Former state Attorney General Oliver Koppell, who unsuccessfully challenged his fellow Bronx Democrat, Sen. Jeff Klein, in a 2014 primary, today is announcing his support for the woman currently trying to unseat Klein this September, Alessandra Biaggi.

In a statement obtained by CapTon, Koppell said Biaggi’s election “will send a powerful message and take us one step closer to the progressive Democratic majority we deserve—one that passes stronger rent laws, the Dream Act, real campaign finance reform, and the Reproductive Health Act to firmly protect a woman’s right to choose in New York.”

“Alessandra Biaggi will help enact the progressive agenda that Senator Klein’s IDC/Republican alliance has unconscionably blocked for the past seven years,” Koppell continued. “And she’ll bring new Democratic energy to a State Senate that needs it.”

The timing of Koppell’s announcement is ironic, given the fact that the Senate Democrats came one step closer to controlling the majority with yesterday’s win in a Westchester special election of Assemblywoman Shelley Mayer over Republican Julie Killian.

All that remains now is convincing Brooklyn Sen. Simcha Felder to reconsider his decision to remain with the Senate GOP through the end of the session – an effort Gov. Andrew Cuomo apparently has personally undertaken – and the Democrats will once again be in charge in the upper house.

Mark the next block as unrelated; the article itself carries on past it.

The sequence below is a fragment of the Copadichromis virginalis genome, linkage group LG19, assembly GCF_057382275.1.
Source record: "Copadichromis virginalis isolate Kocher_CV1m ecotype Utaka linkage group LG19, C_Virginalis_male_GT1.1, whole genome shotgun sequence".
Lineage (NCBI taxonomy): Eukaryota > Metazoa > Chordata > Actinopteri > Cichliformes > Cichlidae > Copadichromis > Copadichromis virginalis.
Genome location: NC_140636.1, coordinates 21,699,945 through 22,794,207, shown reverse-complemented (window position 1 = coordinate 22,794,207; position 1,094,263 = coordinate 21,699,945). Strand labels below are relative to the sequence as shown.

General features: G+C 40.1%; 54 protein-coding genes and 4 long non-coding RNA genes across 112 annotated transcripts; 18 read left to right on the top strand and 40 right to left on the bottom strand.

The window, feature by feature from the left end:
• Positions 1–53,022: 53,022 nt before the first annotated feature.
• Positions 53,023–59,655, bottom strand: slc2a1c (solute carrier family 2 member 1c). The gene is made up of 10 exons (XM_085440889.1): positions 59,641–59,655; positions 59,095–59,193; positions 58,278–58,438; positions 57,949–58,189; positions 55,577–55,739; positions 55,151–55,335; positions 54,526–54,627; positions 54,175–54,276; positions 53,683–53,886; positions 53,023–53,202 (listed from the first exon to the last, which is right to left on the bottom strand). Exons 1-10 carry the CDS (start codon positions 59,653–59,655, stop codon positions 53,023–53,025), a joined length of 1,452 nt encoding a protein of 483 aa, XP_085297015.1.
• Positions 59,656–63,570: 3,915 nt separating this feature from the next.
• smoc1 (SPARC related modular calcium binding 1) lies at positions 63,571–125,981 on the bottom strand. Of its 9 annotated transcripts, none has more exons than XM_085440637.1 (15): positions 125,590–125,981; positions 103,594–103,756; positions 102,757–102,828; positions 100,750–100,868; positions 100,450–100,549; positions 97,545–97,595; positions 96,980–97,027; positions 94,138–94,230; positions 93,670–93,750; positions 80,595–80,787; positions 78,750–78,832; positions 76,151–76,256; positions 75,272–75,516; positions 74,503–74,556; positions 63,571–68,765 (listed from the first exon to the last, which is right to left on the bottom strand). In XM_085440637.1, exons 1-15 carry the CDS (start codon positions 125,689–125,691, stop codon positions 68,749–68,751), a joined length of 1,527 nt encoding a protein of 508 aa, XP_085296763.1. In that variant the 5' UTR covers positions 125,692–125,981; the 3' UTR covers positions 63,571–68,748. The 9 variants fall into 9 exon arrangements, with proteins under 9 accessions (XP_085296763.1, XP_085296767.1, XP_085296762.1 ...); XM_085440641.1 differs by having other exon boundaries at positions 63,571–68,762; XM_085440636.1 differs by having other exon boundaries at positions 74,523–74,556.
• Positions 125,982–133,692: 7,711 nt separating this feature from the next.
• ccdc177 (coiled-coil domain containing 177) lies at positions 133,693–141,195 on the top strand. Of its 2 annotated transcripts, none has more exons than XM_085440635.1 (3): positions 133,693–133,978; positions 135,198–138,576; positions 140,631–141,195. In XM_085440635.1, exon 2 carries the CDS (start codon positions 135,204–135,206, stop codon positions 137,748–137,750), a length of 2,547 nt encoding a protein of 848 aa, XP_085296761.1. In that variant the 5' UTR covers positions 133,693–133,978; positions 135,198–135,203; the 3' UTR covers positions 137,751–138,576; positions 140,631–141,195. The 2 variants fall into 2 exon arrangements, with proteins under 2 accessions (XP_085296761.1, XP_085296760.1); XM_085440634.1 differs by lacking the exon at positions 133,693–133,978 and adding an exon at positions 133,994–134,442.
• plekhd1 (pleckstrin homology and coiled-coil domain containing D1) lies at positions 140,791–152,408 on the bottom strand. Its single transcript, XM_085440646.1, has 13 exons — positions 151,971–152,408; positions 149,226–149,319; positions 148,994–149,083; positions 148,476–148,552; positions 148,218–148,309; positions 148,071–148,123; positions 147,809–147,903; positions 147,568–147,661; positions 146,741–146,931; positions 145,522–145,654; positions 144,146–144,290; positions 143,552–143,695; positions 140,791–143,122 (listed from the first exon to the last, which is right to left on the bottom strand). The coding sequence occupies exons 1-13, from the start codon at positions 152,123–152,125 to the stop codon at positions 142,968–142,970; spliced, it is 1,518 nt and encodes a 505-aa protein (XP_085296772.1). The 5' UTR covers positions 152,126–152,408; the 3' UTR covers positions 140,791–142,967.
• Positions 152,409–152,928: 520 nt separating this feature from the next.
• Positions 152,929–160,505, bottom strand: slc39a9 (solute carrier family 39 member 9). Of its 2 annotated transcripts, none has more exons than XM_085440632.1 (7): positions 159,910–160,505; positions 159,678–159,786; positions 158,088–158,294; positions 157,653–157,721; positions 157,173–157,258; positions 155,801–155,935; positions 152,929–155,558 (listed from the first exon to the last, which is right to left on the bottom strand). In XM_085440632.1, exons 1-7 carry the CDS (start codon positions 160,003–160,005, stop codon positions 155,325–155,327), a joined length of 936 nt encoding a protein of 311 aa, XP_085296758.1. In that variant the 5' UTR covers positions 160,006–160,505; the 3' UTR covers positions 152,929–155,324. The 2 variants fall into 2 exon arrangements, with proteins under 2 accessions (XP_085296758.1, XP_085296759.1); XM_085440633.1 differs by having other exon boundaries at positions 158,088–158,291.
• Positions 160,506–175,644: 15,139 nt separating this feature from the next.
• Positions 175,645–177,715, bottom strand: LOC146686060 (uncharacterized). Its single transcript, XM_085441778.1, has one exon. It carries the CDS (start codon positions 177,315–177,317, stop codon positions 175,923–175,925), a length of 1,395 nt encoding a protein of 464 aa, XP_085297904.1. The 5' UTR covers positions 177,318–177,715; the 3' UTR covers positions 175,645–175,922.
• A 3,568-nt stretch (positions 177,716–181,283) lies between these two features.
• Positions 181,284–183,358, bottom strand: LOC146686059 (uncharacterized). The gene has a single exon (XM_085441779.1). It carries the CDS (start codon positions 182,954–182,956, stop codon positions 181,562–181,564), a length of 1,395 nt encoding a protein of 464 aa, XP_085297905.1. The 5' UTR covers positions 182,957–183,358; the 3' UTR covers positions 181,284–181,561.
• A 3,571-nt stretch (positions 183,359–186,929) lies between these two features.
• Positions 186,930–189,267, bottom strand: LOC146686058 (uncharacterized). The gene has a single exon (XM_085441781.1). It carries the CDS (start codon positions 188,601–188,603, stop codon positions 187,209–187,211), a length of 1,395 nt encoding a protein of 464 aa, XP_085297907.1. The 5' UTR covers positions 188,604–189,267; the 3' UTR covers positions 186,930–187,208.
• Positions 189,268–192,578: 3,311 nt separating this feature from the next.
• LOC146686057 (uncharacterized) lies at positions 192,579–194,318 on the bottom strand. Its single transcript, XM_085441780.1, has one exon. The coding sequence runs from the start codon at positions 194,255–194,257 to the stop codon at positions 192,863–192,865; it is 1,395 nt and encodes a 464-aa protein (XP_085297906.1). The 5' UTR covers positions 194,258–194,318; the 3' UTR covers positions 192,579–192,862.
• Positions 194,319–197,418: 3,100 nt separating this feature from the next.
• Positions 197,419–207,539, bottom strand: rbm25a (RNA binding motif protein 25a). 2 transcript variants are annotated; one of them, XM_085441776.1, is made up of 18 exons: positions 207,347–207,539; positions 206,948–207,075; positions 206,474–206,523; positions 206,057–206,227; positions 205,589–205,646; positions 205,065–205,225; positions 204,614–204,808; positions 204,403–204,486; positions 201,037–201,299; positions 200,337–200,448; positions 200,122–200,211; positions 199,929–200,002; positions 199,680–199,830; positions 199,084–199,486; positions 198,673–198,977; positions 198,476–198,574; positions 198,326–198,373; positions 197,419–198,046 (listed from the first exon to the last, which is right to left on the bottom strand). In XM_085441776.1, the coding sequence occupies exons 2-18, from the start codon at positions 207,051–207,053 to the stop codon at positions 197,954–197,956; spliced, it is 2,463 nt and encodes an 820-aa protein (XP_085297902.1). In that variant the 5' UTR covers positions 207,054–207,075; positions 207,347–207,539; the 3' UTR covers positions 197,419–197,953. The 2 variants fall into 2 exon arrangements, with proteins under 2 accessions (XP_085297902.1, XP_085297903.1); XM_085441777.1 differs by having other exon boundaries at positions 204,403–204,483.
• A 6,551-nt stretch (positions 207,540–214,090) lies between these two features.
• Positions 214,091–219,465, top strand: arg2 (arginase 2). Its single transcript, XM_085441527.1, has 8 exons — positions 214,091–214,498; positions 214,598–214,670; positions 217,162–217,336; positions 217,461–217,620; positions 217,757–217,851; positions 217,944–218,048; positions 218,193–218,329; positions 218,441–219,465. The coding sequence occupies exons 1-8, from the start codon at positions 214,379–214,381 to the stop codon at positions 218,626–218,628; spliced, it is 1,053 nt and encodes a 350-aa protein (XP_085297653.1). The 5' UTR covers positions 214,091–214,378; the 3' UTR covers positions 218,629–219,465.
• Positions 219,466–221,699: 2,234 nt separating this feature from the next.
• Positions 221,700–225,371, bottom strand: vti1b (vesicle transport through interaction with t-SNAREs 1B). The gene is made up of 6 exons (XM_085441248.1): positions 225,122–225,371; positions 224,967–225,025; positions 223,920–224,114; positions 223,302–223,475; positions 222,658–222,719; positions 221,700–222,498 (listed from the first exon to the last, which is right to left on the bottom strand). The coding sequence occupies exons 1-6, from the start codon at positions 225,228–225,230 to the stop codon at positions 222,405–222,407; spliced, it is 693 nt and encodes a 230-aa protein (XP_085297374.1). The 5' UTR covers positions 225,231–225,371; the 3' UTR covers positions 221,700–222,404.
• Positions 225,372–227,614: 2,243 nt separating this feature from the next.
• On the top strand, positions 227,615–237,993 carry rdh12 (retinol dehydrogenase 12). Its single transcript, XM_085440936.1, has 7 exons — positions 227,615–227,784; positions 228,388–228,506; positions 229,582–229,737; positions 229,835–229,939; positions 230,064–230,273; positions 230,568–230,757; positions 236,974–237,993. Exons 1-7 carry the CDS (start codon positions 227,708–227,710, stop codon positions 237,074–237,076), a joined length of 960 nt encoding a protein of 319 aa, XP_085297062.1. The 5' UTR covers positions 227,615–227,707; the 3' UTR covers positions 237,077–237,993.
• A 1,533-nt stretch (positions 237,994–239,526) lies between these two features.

But Koppell is apparently siding with the progressive wing of the Democratic Party that feels the reunification of the warring Democratic factions in the Senate, which was engineered by the governor a few weeks ago as he started to significantly feel pressure from his own primary challenger, actress and activist Cynthia Nixon, is too little, too late.

The Working Families Party is backing Biaggi and other Democrats who are challenging IDC members, and has not dropped that support in the wake of the peace deal brokered by the governor. (The party is also backing Nixon, which has led to split among its the labor and activist wings).

In his statement, which will be in wide release later today, Koppell accused Klein of empowering Republicans in New York, helping them raise millions of dollars not only to maintain control of the majority, but to further the “Trump agenda.”

According to Koppell, who is also a former NYC Council member, Klein has “betrayed the Democratic Party and hindered the realization of Democratic policies in New York State and nationally.”

Biaggi, a former counsel for Cuomo who also served as a top aide on Hillary Clinton’s 2016 presidential campaign, said she is “thrilled” to have Koppell’s support, adding:

“He has championed issues throughout his distinguished career in public service that will be top priorities for me — from consumer protection and tenants’ rights to environmental conservation and government reform.”

One might ask just how significant Koppell’s endorsement is in terms of his ability to move voters. As Klein and his supporters would no doubt point out, Koppell conceded the race back in 2014 as the senator was maintaining a 25-percentage point lead on primary night.

It’s also worth noting that back in 2014, Klein announced his intention to realign his then-breakaway conference, the IDC, with the so-called regular Senate Democrats, but then never followed through. Koppell maintained his primary challenge to the senator anyway, running with the endorsement of the New York Times.